Dec 18, 2009

Something about San Antonio

Thirteen years ago, the National Cattlemen’s Association (NCA) changed their organization after a tumultuous battle and a lot of damage to create the National Cattlemen’s Beef Association (NCBA). This period was also known as the "Merger." In January, NCBA will hold their meeting again in San Antonio, TX, and attempt to change their organization again, more than likely with the same heartache.

A task force made the announcement following one-and-a-half years of organizational analysis to come up with their new organizational structure. NCBA claims that because of the current business climate and the political climate, the organization needs to be more efficient in their decision-making process. Part of the challenge facing the task force is the problem of keeping all the organizations that are on the current board of directors in the fold, while keeping the revenue stream coming.

Currently, the board of directors consists of nearly 280 people from various state cattlemen’s associations, state beef councils, which make up the federation of beef councils, and other associated or affiliated groups. Representation generally is determined on how much money an organization gives to NCBA. That amount determines how many board seats they are allocated. This has been the system since the "merger" that took place in the mid ’90s when the National Livestock and Meat board and NCA, and to some extent the Cattlemen’s Beef Board, came together to become more efficient.

What has been proposed is to reduce the board of directors down to 29 people by creating a "House of Delegates" which would consist of 250 people who appear to have little actual decision-making authority. Instead, they will be tasked with forwarding initiatives for the board to act upon. The delegates will be made up of 100 NCBA policy members, 100 Federation of State Beef Council members, and 50 folks from breed associations and allied industries.

They will all vote on both policy and beef checkoff issues where, before, each body voted on their own issues with different colored cards denoting the delegate’s affiliation. The task force claims that this new structure will bring everyone together under the same umbrella, making the decision-making process faster and more efficient. But it’s hard to determine just what kind of power this board of delegates will have.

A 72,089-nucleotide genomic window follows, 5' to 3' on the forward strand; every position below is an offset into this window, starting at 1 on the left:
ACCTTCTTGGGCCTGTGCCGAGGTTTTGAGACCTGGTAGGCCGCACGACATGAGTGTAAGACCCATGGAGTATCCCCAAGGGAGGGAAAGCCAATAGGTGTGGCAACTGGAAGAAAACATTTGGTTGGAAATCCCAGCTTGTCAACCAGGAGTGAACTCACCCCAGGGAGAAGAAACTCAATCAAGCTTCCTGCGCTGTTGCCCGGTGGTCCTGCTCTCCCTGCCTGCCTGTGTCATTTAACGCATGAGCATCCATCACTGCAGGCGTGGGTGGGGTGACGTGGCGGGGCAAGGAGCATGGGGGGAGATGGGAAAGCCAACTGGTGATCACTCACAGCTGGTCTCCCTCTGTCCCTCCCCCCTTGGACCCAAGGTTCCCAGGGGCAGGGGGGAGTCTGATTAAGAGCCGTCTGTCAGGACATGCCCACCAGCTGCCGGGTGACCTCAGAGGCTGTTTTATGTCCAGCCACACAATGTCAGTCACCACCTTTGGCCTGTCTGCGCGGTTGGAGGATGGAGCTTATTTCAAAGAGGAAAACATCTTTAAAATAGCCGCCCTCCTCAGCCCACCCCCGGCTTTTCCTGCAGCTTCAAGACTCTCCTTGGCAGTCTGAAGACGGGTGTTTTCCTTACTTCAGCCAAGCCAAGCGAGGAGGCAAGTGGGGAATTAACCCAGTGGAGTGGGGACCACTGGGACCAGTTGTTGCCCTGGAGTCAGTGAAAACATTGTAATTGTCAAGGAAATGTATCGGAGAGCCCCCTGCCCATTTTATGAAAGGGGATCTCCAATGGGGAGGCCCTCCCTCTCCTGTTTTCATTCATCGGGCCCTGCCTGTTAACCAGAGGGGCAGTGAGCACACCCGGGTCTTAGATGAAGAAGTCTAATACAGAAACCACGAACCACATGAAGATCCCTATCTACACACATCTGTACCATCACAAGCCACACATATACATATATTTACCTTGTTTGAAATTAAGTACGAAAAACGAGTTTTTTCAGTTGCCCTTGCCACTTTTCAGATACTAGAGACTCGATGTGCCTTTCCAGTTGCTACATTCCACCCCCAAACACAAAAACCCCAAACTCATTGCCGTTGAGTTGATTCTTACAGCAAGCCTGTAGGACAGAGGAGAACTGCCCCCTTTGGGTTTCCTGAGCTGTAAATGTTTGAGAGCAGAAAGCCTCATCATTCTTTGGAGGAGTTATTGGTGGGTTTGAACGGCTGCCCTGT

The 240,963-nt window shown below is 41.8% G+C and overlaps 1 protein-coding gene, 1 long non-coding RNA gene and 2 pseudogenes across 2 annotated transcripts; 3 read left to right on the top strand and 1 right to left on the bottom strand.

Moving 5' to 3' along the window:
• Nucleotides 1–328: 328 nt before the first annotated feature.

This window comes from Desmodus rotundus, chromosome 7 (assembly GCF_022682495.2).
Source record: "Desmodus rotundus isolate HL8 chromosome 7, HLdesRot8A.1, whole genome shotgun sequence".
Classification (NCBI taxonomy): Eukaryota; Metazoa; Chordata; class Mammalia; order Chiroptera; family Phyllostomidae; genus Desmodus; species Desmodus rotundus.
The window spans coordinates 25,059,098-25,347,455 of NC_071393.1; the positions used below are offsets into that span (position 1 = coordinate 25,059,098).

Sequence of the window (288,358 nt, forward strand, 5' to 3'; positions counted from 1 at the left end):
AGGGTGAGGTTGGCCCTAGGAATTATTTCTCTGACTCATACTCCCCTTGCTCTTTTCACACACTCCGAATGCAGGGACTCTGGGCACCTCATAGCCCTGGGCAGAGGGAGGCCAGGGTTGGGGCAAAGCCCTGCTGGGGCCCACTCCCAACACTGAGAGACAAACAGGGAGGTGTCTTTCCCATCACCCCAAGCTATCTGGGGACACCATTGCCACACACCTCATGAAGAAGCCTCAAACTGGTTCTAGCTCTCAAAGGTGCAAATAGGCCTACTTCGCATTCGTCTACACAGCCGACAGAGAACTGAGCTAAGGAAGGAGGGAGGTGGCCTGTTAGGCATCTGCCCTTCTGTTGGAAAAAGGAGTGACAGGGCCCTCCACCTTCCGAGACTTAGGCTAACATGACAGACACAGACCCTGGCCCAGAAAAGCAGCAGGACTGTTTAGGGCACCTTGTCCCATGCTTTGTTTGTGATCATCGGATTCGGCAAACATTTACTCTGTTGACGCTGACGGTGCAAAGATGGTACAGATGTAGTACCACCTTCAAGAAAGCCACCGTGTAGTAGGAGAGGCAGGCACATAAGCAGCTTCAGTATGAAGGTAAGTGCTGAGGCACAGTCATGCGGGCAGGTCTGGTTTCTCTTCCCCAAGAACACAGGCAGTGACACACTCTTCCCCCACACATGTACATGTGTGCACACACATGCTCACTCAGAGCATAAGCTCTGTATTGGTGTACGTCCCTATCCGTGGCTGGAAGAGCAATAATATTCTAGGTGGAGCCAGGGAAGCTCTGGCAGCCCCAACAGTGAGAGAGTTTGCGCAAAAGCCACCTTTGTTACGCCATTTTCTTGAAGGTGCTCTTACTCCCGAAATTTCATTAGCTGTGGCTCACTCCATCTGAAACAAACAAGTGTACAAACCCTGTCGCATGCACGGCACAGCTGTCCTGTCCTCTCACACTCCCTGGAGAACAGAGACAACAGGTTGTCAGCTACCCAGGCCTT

The Federation of State Beef Councils and their operating board will be in the House of Delegates and only the federation chairman and vice chairman will sit on the board of directors. For some odd reason, I don’t see the Federation of State Beef Councils taking this structure very well. It may be the best route for the industry, and I hope it is, but knowing the relationship between these two organizations in the past, I would expect to see quite a bit of disagreement on this organizational structure. The Federation of State Beef Councils has already said that they feel like they are at a disadvantage by only having 40 percent of the votes in the House of Delegates.

After all, the State Beef Councils bring quite a bit of money to the table. Before, the State Beef Councils invested their dollars with the National Livestock and Meat Board. Now, they invest the money with NCBA as a beef checkoff contractor. NCBA has also been in fiscally tough shape in recent years. We assume that the State Beef Councils will still earmark funds for specific projects. On the flip side, when you consider the many vital issues before this industry—and there is a long list—does this new governance structure have the ability to deal with the issues quickly? If it does, it should pass muster with the membership.

One thing we don’t need in this business is more separation. The last reorganization, the merger, created a lot of ill will and created several new cattlemen’s associations, which has prevented the industry as a whole from focusing decisively on issues which challenge its survival. Accessing beef checkoff dollars for beef promotion projects has been a double-edged sword for the cohesiveness of this industry. Unfortunately, the beef checkoff is dealing with the same amount of funding today as they had 25 years ago. Perhaps it’s time to really get behind it, or scrap it. I believe it is time to get behind it. — PETE CROW